Through the magic that is automated post, I bring you this weeks article while I am in Taos teaching my art journal workshop. I decided to repost one of my favorite articles from the UrbanGypZ Chronicles blog.
This past labor day weekend I spent a solid 3 days working my hand dyed and hand spun yarn using freeform crochet.
Freeform crochet is a way of making a series of motifs created improvisationally and pieced together to create a fabric.
I will be honest, I was not a big fan of the finished fabric when I first considered freeform crochet. I like the theory of knitting improvisationally. I love the idea of combining yarns. I even took a couple of classes 10 years ago at the TKGA conference in Atlanta on combining yarns and improvisational knitting/crocheting. I wrote about them, years ago, here.
It wasn’t until I saw Hannah Martian’s work at Of Mars in Nasheville, TN, that I fell in love again with freeform crochet. Find her Shop here, and her Facebook page here. I love her colors, and the general composition of the motifs. The variety of sizes and the way the motifs play off of each other as if to create an undulating series of illustrations. It invites your eye to flow from one motifs to the next. I just can’t take my eyes off of her work.
In a way, Hannah’s sense of composition has the same sensibilities as the Irish crochet movement I have been seeing come out of Russia. I love the negative space between motifs and the designer’s sense of composition. The delicate nature of this fabric also plays a big part of why I love this work. But like Hannah’s work, I feel invited to flow from motif to motif, and find I just can not keep my eyes off of these pieces. I decided to dive into my own study.
I believe that getting clear about how you can fold a new technique into your own style has more to do with knowing what you do not like, than knowing what you do like.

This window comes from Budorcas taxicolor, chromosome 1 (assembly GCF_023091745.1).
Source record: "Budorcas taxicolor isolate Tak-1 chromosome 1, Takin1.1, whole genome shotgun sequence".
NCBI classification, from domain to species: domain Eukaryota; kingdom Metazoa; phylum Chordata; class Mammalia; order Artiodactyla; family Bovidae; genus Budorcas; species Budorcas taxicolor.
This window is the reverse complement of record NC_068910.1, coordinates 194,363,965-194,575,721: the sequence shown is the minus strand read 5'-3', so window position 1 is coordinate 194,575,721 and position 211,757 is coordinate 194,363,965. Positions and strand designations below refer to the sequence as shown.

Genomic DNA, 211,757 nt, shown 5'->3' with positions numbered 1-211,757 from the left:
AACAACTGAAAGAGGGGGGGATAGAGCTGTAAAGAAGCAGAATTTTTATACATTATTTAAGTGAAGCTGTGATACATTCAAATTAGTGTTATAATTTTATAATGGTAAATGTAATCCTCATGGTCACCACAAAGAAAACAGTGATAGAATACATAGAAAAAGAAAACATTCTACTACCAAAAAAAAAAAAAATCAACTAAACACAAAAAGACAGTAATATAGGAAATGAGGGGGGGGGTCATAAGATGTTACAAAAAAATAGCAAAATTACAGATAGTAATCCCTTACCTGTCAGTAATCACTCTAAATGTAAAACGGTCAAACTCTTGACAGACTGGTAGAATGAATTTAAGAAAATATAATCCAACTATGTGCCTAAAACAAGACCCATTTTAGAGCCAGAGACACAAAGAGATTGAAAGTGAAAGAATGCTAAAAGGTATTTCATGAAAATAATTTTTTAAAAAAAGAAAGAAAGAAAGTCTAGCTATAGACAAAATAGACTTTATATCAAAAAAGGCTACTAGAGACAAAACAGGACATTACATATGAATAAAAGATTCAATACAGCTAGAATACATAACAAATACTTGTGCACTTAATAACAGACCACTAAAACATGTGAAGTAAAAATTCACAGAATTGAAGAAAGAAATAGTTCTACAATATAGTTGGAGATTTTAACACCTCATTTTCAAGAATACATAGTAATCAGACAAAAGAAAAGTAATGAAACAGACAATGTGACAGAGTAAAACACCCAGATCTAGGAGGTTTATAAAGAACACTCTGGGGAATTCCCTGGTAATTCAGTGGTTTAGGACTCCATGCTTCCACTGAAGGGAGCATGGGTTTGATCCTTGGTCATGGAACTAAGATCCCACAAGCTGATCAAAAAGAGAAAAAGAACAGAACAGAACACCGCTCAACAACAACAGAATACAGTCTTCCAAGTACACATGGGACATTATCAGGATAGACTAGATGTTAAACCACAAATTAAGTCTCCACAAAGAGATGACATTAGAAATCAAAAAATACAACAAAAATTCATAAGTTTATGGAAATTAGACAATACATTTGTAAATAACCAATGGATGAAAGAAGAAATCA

When you are just pulling what you like, you run the risk of actually copying a lot of stuff. What if you were to just sit down and play with yarn and technique, make a ton of mistakes, learn from them? In art school we had critiques. Your creative growth was formed more from figuring out what was wrong and fixing it, than from being stuck in a place of the same old “good work”.
So, while watching three entire seasons of Mad Men, let my self become obsessed with freeform crochet. I woke up each morning, made coffee and worked and worked. While surfing Pinterest. With a pile of hand dyed yarn all around me. Trying not to over think it. Playing with stitches and color. Perfecting my bullions! I spent all of Saturday knitting a hat that never materialized. I ripped that thing out 5 times. I then moved on to motifs. I like motifs because they are small and forgiving.
After I make an obscene number of these, I will edit, piece and fill in.
So, here is what I know about what I do not like:
I think when all the pieces are the same size, the fabric looks too busy. This technique begs for composition much in the same way a painting does– a variety of sizes, and fabric that is not too busy, but more inviting.
I have not seen a lot of color combinations that I am loving. But I will be honest, I think that about a lot of yarn out there in general. The simple solution for me is to apply the same color theories that I have about my colorways to this work as well.
I am not loving a whole lot of novelty yarn in my motifs. I want the texture of the stitches to stand out more. I do not think fun fur is helping at all. I am even on the fence about adding art yarn, maybe in small accents, but not a lot, really. Again, I want to dial down the busy to inviting.
I have yet to see a finished piece constructed that I absolutely love and/or think is actually wearable. But, then again, I think this about a lot of sweaters out there… There is a lot going on in the fabric itself. And like working with art yarn, serious texture is a big consideration in and of itself. So a simple construction will be a given. The rest is still TBD.
I still have a lot of crocheting and studying to do. I am still making a ton of motifs. The obsession continues. Stay tuned.